In just two months President Trump’s decision to end the DACA program (Deferred Action for Childhood Arrivals) will take effect. This program provides a pathway to legal status for undocumented youth who came to this country as children. Pulling the plug upends the lives of more than 700,000 people.
No place for many young people who have only known the United States as home.
• Children who arrived here before the age of 16 and are under 31 years of age on June 15, 2012
• Individuals who are in school or possess a high school diploma
• Applicants who have lived here for at least five years
• People who have not committed serious crimes
These young people live here in Kent, Auburn and South King County and pay taxes, support our schools, serve and die for their/our country. Despite the rhetoric, immigrants commit less crime than native-born Americans.
One dreamer writes, “I’m in college, studying IT and paying my way through work and a patchwork of special scholarships since I don’t qualify for any federal aid.”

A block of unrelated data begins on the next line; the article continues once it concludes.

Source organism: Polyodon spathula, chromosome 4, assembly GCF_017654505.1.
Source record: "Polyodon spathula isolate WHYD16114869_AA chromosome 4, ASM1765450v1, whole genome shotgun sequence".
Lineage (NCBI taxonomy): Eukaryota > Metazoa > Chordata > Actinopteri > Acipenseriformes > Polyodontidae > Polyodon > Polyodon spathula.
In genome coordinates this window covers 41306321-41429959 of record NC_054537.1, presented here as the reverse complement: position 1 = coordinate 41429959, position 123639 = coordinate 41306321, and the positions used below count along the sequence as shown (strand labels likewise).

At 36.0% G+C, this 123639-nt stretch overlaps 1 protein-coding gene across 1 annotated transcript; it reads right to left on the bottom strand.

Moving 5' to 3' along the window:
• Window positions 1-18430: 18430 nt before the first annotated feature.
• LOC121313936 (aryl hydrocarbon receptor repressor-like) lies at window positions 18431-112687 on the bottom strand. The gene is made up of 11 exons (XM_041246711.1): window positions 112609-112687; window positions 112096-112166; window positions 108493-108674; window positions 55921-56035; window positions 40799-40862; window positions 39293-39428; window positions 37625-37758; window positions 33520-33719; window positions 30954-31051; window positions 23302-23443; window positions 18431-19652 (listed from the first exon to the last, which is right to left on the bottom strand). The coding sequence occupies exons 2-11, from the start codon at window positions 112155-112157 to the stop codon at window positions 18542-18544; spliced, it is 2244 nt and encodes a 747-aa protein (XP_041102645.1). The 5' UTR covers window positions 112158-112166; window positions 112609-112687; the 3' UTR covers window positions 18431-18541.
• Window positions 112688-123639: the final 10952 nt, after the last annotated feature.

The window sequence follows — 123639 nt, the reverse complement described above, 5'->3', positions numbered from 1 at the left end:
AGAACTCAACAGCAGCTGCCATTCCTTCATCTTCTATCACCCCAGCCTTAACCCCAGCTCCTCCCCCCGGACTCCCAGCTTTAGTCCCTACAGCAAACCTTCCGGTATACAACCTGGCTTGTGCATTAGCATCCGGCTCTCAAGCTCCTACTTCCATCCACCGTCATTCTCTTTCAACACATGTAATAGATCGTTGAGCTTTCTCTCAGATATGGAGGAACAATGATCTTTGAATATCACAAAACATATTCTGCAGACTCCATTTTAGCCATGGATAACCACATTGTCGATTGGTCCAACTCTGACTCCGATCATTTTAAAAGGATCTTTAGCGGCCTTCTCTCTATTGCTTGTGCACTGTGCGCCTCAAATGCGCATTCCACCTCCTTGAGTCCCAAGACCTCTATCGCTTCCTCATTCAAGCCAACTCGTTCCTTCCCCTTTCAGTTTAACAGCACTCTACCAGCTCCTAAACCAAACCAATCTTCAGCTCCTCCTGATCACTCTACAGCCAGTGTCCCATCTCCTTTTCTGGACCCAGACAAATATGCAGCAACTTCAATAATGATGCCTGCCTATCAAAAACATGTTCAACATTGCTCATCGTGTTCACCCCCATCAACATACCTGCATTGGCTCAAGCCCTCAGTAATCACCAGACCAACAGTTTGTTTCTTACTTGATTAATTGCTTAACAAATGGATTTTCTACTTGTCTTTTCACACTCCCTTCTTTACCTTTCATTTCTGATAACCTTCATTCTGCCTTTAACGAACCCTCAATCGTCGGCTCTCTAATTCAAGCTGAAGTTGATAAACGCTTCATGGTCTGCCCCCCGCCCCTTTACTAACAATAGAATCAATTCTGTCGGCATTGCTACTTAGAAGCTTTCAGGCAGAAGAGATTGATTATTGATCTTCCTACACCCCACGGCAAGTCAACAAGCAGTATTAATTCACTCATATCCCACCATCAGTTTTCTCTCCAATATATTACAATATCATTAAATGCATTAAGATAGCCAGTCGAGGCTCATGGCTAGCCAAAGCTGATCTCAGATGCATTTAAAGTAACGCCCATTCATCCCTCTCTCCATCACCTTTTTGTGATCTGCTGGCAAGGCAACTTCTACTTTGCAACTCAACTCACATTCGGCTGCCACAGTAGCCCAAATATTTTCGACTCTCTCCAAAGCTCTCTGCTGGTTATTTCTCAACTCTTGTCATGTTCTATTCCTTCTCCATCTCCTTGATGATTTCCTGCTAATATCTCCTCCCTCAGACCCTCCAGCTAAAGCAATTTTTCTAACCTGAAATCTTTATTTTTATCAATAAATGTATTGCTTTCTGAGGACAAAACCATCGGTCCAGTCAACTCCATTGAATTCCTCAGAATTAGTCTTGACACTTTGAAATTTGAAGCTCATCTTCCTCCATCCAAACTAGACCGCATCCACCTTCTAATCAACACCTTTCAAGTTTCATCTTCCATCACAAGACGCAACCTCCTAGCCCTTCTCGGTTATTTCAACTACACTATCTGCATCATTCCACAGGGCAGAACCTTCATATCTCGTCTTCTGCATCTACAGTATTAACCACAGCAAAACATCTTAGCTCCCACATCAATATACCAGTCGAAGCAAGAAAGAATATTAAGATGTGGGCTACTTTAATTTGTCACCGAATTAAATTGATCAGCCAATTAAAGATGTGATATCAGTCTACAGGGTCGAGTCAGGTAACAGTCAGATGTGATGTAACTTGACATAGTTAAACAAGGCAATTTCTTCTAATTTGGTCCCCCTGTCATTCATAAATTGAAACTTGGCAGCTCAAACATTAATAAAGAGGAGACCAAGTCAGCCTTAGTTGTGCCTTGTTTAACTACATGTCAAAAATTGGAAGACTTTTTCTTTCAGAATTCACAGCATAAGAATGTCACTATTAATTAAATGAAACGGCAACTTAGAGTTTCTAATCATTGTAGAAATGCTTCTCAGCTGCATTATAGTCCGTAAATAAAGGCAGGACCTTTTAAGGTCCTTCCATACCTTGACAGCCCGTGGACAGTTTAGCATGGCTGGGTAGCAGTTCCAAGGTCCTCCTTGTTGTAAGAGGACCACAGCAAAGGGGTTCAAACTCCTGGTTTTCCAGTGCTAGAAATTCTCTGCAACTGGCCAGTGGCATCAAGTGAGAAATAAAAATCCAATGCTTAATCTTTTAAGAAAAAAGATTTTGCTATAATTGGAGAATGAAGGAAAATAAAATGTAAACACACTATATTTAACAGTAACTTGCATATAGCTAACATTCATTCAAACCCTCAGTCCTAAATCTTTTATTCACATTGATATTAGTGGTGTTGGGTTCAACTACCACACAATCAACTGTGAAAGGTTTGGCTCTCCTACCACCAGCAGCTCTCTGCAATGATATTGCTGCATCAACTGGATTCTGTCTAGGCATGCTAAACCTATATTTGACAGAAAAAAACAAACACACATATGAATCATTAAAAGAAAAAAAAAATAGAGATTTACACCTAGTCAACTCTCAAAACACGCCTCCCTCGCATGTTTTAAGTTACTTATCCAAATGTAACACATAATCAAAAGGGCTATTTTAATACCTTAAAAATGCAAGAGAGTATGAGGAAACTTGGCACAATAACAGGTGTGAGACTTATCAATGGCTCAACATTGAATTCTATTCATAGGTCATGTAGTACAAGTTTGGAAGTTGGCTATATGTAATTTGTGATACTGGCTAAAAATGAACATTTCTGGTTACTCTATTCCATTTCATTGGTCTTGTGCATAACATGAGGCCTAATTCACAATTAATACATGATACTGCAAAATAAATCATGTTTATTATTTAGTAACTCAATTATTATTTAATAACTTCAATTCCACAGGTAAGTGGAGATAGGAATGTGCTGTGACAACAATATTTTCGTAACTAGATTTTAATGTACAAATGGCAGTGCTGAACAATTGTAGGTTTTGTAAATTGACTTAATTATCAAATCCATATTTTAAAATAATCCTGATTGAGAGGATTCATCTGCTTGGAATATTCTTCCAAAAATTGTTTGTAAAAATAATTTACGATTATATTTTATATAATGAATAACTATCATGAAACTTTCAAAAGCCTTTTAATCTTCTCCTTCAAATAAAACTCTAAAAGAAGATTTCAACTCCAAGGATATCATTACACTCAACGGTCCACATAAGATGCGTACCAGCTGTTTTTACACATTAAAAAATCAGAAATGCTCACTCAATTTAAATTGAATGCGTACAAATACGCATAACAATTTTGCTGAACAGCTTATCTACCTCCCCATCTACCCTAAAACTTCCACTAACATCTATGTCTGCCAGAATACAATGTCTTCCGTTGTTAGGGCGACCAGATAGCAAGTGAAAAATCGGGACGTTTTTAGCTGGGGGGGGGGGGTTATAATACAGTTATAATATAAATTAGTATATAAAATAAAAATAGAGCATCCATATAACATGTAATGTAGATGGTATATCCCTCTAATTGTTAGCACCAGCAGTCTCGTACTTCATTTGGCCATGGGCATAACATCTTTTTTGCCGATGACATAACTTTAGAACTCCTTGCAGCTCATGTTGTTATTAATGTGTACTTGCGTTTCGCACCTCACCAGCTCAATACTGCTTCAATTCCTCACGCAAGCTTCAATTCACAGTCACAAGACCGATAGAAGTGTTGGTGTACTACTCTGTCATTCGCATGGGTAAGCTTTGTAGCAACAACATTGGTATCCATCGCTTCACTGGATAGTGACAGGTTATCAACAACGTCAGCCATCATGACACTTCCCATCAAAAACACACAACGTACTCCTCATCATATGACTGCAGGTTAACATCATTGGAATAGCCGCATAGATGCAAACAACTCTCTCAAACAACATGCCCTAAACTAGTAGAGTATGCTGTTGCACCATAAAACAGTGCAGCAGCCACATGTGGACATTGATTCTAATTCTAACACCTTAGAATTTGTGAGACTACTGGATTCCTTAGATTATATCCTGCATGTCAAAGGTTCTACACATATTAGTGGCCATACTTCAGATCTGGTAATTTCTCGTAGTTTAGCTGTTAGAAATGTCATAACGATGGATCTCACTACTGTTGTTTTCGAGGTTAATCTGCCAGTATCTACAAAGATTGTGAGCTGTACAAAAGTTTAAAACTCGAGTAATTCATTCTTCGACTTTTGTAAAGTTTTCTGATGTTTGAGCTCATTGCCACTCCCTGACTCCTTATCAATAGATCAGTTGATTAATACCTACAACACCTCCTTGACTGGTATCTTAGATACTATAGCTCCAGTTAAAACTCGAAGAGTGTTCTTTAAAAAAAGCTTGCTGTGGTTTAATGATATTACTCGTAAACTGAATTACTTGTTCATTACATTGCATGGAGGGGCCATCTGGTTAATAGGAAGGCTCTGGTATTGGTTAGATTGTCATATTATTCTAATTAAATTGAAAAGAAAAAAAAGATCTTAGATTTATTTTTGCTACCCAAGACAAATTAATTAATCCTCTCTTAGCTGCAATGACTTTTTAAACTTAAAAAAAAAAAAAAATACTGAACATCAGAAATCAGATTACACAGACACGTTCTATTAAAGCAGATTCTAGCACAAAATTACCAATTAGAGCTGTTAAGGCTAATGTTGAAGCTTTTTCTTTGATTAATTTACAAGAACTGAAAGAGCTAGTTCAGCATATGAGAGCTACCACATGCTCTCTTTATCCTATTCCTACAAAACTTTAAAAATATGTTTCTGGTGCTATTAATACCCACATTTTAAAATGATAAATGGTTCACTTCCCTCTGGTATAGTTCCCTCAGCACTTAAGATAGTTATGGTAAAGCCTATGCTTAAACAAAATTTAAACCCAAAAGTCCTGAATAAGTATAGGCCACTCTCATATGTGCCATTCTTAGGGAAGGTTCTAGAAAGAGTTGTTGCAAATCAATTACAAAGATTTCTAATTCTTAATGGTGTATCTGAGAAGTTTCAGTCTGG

Another says, “I’m trying to build a future that can help my parents, my sister and her children.”
A recent national poll found that 83 percent of Americans and 67 percent of Republicans support allowing these young people to remain in the U.S. under the DACA program. Congress has the authority to reinstate the DACA act, thus allowing these young people to receive a two-year renewable legal presence but not legal status. If Congress doesn’t act, starting March 6, as many as 983 undocumented people could lose their protected status every day – nearly 30,000 people a month, on average, for two years – as DACA recipients’ permits expire. Some of these young people live in South King County.
I believe this issue is a matter of morality. Evangelical, protestant and Catholic leaders call us to live up to the basic tenets of our most sacred texts, “to love your neighbor.”
Contact your elected representative and ask them to take action.
– Marvin Eckfeldt
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